Predicting counterproductive work behaviors with sub-clinical psychopathy: Beyond the five factor model of personality

Kelly T. Scherer, Michael Baysinger, Dana Zolynsky, James M. LeBreton

Research output: Contribution to journalArticlepeer-review

37 Scopus citations

Abstract

Organizational psychologists examining personality's relation to work behavior have focused largely on the "normal" traits comprising the Five Factor Model (FFM). However, given the aversive nature of sub-clinical psychopathy (e.g., callous affect, impulsivity), we posit that this toxic personality profile will enhance the prediction of negative work outcomes, namely forms of counterproductive workplace behavior (CWB). Study 1 (N=. 193) examined the value of sub-clinical psychopathy and the FFM in predicting intentions to engage in CWB; results support prior research indicating that both agreeableness and conscientiousness significantly correlated with CWB. In addition, sub-clinical psychopathy predicted CWB above and beyond the FFM. Study 2 (N=. 360) extended the findings of Study 1 by examining interpersonally deviant behavior in a team context. While agreeableness was significantly related to interpersonal deviance in Study 2, conscientiousness was not. Results from Study 2 replicate Study 1, suggesting that sub-clinical psychopathy accounted for the majority of the explained variance in interpersonal deviance. Overall, the results support the value of using sub-clinical psychopathy to predict CWB.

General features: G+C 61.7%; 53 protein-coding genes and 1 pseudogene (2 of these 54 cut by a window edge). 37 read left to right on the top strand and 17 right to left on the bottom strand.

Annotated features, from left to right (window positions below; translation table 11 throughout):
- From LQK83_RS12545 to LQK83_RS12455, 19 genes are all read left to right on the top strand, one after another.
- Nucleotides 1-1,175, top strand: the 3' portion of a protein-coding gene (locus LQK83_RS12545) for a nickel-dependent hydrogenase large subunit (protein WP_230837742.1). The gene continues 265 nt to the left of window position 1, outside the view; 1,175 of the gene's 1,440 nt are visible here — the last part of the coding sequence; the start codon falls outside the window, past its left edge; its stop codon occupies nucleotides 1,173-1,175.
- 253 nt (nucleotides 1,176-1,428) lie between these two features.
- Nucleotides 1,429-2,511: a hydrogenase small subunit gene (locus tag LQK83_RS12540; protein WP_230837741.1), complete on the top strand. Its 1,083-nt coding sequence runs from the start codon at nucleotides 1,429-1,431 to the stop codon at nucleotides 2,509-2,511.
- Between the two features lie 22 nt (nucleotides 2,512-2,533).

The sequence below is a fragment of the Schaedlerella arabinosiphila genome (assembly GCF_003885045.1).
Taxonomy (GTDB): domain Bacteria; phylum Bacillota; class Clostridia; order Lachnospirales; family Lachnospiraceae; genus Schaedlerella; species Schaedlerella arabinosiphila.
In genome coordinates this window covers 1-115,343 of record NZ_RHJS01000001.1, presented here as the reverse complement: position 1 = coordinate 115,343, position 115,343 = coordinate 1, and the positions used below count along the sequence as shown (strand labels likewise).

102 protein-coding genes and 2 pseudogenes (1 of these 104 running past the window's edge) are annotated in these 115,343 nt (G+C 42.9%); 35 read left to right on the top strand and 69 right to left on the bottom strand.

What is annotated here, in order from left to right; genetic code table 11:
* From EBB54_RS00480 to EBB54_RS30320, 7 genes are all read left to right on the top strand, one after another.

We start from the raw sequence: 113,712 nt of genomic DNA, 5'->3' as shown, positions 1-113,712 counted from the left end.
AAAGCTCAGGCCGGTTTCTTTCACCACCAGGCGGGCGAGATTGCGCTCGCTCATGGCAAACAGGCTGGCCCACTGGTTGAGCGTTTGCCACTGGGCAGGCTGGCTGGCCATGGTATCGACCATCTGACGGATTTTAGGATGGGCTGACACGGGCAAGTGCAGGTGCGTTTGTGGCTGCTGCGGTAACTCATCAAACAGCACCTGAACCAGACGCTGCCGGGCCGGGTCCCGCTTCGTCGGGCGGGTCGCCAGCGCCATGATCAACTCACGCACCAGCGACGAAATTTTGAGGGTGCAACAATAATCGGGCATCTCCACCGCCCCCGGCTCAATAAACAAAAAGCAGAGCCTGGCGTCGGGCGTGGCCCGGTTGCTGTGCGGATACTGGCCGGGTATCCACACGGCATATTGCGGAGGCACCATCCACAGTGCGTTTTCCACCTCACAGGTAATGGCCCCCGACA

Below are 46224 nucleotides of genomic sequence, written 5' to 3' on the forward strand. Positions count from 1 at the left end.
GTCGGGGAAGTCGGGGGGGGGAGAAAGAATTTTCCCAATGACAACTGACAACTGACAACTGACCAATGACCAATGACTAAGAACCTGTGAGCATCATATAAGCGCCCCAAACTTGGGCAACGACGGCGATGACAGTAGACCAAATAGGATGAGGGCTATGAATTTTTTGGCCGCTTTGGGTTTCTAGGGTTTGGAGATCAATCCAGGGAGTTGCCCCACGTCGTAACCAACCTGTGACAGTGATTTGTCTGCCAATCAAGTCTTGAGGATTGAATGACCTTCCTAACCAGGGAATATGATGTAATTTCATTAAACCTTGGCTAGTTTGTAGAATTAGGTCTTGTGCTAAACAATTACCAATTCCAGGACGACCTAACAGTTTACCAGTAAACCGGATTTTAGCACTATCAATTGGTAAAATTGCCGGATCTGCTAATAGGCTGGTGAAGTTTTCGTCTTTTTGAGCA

Original languageEnglish (US)
Pages (from-to)300-305
Number of pages6
JournalPersonality and Individual Differences
Volume55
Issue number3
DOIs
StatePublished - Jul 1 2013

All Science Journal Classification (ASJC) codes

  • Psychology(all)

Fingerprint Dive into the research topics of 'Predicting counterproductive work behaviors with sub-clinical psychopathy: Beyond the five factor model of personality'. Together they form a unique fingerprint.

Cite this